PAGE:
The message of these two healing miracles is that all healing, of our minds and hearts, of our souls and bodies, our salvation, is only possible by grace through faith. The Gospel brings before us in those two scenes the twin lessons: of salvation by grace, and salvation through faith. Ephesians 2.8 says: “For by grace are ye saved through faith; and that not of yourselves: it is the gift of God.” And notice which comes first, God’s grace reaching out to us in Jesus Christ. And this salvation is for all, Jew and Gentile. This salvation is for friend – a Jewish countryman – and foe – a Roman occupier. It saves us from everything, from all sin, for leprosy and palsy stand for all sin, which defiles and cripples men and women. The mercy of God in Jesus Christ reaches out to us, offering cleansing and liberation, forgiveness and freedom. That is the Good News. And finally, in the wonderful balance of these two stories, we are taught that we are to seek this grace first for ourselves, like the leper, and also for our neighbours, like the centurion. For having received God’s grace for ourselves, we should not neglect to seek it for others.

Now, the high standards of conduct described in our Epistle reading are not possible, until we have heard and received this Gospel. We must first receive and learn love and mercy and forgiveness and kindness from God. We can only begin to feed our enemies, once we know that while we were yet sinners, Christ died for us. We can only begin to overcome evil with good, once we know that Christ’s goodness has overcome our evil.

You and I are unclean. The lies and grudges, the bickering and backbiting, the selfishness and self-righteousness, it all leaves its dirty mark. You and I are crippled. We cannot do the good we want, and we cannot get out of the bad habits we hate. We are paralyzed. So let the touch of Jesus cleanse you, let his word free you. He says to you and me, who feel so dirty and guilty, “Take heart, your sins are forgiven.” He says to you and me who are so frustrated and tormented by our weakness and inabilities, “Arise and walk in newness of life.” Forgiveness and new life, salvation, is ours by grace through faith.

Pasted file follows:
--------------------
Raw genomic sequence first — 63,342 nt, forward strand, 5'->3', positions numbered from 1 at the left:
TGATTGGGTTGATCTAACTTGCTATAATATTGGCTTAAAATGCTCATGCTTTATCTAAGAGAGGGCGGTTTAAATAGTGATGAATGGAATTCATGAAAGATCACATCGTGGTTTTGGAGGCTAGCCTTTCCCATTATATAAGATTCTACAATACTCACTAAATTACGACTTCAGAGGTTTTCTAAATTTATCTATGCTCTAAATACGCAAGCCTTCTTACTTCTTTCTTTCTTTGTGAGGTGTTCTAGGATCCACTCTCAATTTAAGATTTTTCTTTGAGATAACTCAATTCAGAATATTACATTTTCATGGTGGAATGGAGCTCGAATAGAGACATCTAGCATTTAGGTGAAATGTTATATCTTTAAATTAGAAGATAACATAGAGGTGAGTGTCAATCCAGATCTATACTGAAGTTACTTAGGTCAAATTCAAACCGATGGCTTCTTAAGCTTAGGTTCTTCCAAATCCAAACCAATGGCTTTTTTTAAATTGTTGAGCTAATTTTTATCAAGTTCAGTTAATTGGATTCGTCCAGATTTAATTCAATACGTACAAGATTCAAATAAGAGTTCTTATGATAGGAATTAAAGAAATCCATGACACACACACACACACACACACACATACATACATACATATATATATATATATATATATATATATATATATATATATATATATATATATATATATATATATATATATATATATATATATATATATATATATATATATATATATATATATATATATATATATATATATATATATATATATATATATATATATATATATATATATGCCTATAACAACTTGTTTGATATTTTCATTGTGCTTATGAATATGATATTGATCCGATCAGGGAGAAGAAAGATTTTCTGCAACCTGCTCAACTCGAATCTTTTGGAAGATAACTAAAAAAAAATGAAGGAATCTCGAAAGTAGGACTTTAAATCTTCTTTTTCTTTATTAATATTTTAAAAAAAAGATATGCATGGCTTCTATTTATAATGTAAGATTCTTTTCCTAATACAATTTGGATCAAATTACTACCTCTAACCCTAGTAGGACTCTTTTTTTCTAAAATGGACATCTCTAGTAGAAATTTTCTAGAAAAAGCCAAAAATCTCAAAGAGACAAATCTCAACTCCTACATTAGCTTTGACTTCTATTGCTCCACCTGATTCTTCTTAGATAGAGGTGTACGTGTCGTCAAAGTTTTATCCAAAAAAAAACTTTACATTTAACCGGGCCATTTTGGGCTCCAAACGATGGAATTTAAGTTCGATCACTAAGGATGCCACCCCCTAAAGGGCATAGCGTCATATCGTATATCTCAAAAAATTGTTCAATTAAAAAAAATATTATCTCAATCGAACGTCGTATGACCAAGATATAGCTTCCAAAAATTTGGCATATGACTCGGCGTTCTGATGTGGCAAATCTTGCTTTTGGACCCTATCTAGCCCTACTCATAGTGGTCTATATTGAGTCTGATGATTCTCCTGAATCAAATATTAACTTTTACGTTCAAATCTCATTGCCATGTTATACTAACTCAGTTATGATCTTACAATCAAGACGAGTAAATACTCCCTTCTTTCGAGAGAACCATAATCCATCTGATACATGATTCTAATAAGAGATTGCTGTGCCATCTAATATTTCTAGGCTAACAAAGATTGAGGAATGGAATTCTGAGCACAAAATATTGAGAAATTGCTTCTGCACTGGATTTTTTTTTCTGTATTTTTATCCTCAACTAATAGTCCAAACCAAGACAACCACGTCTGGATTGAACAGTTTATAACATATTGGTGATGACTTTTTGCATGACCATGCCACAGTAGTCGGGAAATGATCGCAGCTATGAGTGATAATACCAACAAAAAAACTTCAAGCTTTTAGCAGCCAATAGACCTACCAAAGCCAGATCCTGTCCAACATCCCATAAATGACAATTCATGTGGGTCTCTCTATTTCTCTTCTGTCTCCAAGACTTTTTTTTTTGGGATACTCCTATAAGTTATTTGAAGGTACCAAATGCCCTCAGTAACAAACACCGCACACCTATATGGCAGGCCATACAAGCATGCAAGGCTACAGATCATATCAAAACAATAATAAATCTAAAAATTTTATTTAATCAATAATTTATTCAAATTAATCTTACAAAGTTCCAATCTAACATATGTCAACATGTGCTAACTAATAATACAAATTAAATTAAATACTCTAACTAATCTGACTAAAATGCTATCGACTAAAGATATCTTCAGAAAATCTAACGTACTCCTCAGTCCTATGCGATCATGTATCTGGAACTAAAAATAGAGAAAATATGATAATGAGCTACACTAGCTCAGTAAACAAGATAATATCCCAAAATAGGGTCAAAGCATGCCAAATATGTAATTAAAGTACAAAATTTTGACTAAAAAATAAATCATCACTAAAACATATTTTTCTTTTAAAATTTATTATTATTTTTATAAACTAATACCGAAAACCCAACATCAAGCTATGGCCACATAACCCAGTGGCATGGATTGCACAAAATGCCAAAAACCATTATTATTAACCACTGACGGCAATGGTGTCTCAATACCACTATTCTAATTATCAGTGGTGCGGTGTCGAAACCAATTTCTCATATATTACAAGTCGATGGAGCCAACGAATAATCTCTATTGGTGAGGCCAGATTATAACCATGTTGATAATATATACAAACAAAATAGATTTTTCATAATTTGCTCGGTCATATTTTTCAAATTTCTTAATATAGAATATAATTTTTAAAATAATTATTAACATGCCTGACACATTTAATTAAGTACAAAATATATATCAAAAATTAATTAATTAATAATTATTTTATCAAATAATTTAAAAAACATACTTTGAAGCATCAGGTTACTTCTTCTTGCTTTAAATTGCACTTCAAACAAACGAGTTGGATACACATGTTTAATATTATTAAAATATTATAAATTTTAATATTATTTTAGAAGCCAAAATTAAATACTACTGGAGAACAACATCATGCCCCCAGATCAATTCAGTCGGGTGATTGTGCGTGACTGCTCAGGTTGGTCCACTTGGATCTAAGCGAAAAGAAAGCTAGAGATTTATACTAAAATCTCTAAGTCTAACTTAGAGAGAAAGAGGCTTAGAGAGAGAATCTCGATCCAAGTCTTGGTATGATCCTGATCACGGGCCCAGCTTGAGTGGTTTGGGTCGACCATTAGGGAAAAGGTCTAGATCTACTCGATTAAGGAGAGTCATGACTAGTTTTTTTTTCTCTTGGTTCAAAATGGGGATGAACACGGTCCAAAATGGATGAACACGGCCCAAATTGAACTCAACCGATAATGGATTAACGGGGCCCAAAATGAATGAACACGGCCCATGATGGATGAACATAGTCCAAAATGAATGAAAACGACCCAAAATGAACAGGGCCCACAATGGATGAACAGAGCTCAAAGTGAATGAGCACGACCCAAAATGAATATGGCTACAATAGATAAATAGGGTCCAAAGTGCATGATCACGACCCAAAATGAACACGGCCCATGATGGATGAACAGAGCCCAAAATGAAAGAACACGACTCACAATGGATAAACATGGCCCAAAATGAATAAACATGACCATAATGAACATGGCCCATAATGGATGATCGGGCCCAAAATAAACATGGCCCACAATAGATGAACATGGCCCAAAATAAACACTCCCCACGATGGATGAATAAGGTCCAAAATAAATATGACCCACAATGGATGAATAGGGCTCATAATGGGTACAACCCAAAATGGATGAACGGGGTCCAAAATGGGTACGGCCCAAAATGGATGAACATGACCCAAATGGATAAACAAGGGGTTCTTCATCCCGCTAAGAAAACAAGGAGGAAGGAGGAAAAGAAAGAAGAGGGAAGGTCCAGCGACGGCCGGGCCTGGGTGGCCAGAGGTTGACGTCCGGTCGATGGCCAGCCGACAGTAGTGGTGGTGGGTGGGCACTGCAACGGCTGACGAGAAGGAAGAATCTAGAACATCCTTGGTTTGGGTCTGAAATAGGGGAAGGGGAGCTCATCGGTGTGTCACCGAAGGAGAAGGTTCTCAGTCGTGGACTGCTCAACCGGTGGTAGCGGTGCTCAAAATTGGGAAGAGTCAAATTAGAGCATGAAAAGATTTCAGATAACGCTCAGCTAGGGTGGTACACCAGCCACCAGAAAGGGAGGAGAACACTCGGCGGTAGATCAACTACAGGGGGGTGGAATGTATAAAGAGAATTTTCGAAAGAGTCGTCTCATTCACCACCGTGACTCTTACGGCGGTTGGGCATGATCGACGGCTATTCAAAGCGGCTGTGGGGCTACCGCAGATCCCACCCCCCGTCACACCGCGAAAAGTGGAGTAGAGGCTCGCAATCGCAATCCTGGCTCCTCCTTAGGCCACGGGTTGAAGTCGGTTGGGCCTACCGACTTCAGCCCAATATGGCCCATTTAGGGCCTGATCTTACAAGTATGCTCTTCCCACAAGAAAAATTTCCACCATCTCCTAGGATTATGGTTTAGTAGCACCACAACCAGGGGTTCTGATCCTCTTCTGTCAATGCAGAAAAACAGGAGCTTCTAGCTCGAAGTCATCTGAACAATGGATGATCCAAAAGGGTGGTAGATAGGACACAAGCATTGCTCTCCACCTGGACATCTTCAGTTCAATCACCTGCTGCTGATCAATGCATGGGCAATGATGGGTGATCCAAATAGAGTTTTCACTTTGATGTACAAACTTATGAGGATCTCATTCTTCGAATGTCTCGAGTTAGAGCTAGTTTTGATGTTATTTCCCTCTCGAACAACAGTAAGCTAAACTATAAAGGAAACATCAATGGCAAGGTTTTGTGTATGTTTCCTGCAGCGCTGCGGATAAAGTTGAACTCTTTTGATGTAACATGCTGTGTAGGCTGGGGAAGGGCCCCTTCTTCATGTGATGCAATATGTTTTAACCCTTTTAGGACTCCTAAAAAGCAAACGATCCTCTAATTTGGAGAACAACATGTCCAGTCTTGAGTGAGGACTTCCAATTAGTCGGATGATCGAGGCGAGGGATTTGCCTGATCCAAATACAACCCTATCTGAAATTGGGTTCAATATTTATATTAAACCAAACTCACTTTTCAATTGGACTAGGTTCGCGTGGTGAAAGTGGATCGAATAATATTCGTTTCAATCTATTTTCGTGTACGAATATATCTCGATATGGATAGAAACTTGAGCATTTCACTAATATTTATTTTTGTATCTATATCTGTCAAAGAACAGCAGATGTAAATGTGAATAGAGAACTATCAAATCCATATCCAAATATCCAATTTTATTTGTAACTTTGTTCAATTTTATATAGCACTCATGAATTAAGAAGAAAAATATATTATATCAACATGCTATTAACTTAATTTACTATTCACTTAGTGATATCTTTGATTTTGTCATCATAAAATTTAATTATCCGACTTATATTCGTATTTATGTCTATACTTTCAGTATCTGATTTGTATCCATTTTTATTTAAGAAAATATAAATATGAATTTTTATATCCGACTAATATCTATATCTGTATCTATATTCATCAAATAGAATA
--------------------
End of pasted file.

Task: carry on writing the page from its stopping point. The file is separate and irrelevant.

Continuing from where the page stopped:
In our readings today, the leper knows that he is unclean, the centurion has faith in Jesus, and Paul calls us to follow Christ in our lives. Those are the three parts of our conversion as Christians: to repent, believe and follow.

Now, there are many big moments in our lives of conversion. People here may be able to tell of the day they started work on stopping drinking, or the day they decided to start going to Church. There may have been a particular time when we gave ourselves to Christ, accepted him as Lord and Saviour, or another occasion when we felt renewed in the gift of the Holy Spirit, or a time when we felt the call to get active in our faith. Times like Baptism, Confirmation and every Holy Communion, these are all moments of conversion – of turning to, and receiving and following, Jesus Christ our Lord and Saviour. But our conversion, our getting straightened out, is a lifelong process, and we seek daily to grow in repentance of our sins, faith in Christ, and in our walk with him. So we gather, we come together to Jesus this day, seeking cleansing and healing for ourselves and for others, and for help to show and share the mercy we have come to know and receive in Jesus Christ. To him be glory for ever and ever. Amen.

Epiphany 3: Bishop Michael Hawkins